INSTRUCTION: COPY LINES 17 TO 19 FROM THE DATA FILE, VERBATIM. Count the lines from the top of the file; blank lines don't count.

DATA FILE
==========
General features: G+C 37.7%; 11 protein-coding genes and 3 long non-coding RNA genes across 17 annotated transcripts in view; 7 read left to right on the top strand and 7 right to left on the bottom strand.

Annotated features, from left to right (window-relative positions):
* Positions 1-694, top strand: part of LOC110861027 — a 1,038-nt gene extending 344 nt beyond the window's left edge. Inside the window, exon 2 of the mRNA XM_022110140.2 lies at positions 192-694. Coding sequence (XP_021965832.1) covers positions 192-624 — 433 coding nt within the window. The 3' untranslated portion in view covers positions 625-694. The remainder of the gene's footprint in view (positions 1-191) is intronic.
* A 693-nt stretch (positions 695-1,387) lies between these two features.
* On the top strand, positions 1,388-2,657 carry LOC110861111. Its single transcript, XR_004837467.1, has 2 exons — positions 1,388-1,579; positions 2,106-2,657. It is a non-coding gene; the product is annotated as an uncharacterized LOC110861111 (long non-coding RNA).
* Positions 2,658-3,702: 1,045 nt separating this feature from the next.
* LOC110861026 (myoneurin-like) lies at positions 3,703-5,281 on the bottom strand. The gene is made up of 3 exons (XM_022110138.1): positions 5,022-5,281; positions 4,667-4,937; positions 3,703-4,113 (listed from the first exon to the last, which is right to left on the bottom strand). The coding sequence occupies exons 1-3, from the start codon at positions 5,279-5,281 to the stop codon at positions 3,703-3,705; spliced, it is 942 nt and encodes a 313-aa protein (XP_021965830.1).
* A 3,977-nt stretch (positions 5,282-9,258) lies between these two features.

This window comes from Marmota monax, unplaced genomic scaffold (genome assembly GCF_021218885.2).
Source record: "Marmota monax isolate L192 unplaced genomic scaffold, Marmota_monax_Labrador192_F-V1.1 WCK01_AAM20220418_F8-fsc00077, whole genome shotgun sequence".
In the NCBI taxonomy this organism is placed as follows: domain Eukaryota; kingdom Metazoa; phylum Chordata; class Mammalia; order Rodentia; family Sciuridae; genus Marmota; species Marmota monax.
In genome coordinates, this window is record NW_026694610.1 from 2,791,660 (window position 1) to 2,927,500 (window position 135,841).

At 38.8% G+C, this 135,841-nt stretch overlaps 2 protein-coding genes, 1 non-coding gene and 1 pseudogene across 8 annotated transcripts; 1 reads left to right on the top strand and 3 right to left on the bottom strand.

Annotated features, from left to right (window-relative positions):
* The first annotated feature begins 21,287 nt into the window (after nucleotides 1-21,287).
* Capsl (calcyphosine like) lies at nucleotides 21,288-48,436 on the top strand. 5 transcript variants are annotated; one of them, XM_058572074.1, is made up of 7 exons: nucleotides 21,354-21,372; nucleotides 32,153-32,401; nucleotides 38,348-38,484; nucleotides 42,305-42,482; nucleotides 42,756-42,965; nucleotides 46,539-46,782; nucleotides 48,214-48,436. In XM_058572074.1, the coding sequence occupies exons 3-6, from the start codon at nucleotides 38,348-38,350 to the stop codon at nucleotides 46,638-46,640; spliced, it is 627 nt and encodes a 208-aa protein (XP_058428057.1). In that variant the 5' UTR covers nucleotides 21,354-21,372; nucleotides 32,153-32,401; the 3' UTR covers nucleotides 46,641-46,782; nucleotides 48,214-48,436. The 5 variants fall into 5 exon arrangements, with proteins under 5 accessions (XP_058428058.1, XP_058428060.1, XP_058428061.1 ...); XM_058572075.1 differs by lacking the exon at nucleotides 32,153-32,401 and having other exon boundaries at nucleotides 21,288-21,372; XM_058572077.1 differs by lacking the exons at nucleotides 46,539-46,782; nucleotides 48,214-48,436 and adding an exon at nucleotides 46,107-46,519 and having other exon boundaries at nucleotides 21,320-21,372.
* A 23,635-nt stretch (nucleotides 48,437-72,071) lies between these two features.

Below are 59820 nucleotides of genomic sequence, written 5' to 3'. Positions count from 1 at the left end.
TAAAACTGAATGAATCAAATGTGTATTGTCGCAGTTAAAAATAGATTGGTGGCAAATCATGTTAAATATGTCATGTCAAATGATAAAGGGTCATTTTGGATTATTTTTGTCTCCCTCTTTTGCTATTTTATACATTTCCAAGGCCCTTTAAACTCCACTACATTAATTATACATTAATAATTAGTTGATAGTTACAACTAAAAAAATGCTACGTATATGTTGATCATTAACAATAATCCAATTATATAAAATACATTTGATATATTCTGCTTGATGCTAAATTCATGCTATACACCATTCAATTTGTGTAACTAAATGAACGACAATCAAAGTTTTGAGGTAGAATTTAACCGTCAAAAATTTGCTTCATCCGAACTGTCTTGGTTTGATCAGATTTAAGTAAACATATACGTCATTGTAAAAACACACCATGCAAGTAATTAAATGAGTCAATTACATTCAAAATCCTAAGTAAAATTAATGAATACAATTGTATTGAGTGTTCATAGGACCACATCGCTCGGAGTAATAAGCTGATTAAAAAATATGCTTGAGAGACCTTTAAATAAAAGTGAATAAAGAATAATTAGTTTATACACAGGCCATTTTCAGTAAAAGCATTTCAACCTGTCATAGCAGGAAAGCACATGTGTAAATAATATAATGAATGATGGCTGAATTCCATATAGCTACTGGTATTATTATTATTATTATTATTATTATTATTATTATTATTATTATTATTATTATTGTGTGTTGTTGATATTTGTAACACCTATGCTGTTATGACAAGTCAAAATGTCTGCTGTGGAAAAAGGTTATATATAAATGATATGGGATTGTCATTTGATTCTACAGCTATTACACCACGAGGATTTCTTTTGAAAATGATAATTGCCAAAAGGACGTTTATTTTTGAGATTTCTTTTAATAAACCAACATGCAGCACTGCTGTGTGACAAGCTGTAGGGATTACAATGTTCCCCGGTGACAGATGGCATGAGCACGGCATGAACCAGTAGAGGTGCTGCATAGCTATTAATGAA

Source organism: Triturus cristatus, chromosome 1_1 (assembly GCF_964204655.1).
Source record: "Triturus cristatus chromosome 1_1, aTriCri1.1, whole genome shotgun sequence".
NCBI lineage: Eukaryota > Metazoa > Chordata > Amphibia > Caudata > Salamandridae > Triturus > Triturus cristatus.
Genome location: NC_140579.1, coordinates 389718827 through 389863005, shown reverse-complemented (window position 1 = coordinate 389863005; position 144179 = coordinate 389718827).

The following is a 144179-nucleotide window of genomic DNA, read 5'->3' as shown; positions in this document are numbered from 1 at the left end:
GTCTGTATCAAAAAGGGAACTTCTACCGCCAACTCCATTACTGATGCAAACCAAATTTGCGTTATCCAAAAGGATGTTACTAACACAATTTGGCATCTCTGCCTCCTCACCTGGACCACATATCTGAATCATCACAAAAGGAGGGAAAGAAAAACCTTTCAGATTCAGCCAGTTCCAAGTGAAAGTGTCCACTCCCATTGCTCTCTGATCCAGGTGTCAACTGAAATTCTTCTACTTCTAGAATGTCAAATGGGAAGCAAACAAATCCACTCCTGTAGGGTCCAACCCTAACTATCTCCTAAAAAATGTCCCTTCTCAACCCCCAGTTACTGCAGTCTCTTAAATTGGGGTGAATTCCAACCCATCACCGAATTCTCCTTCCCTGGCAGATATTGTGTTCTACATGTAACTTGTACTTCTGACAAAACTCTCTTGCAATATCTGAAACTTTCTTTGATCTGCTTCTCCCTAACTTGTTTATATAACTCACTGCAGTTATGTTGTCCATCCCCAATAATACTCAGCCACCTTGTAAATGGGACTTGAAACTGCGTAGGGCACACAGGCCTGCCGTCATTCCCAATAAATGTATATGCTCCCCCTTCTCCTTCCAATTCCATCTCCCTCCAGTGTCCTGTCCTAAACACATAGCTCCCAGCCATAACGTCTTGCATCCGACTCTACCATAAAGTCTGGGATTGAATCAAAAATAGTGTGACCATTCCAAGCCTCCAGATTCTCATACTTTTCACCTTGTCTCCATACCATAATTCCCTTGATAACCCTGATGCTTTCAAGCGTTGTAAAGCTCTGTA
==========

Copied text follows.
* A 23,635-nt stretch (nucleotides 48,437-72,071) lies between these two features.

Below are 59820 nucleotides of genomic sequence, written 5' to 3'. Positions count from 1 at the left end.
TAAAACTGAATGAATCAAATGTGTATTGTCGCAGTTAAAAATAGATTGGTGGCAAATCATGTTAAATATGTCATGTCAAATGATAAAGGGTCATTTTGGATTATTTTTGTCTCCCTCTTTTGCTATTTTATACATTTCCAAGGCCCTTTAAACTCCACTACATTAATTATACATTAATAATTAGTTGATAGTTACAACTAAAAAAATGCTACGTATATGTTGATCATTAACAATAATCCAATTATATAAAATACATTTGATATATTCTGCTTGATGCTAAATTCATGCTATACACCATTCAATTTGTGTAACTAAATGAACGACAATCAAAGTTTTGAGGTAGAATTTAACCGTCAAAAATTTGCTTCATCCGAACTGTCTTGGTTTGATCAGATTTAAGTAAACATATACGTCATTGTAAAAACACACCATGCAAGTAATTAAATGAGTCAATTACATTCAAAATCCTAAGTAAAATTAATGAATACAATTGTATTGAGTGTTCATAGGACCACATCGCTCGGAGTAATAAGCTGATTAAAAAATATGCTTGAGAGACCTTTAAATAAAAGTGAATAAAGAATAATTAGTTTATACACAGGCCATTTTCAGTAAAAGCATTTCAACCTGTCATAGCAGGAAAGCACATGTGTAAATAATATAATGAATGATGGCTGAATTCCATATAGCTACTGGTATTATTATTATTATTATTATTATTATTATTATTATTATTATTATTATTATTATTGTGTGTTGTTGATATTTGTAACACCTATGCTGTTATGACAAGTCAAAATGTCTGCTGTGGAAAAAGGTTATATATAAATGATATGGGATTGTCATTTGATTCTACAGCTATTACACCACGAGGATTTCTTTTGAAAATGATAATTGCCAAAAGGACGTTTATTTTTGAGATTTCTTTTAATAAACCAACATGCAGCACTGCTGTGTGACAAGCTGTAGGGATTACAATGTTCCCCGGTGACAGATGGCATGAGCACGGCATGAACCAGTAGAGGTGCTGCATAGCTATTAATGAA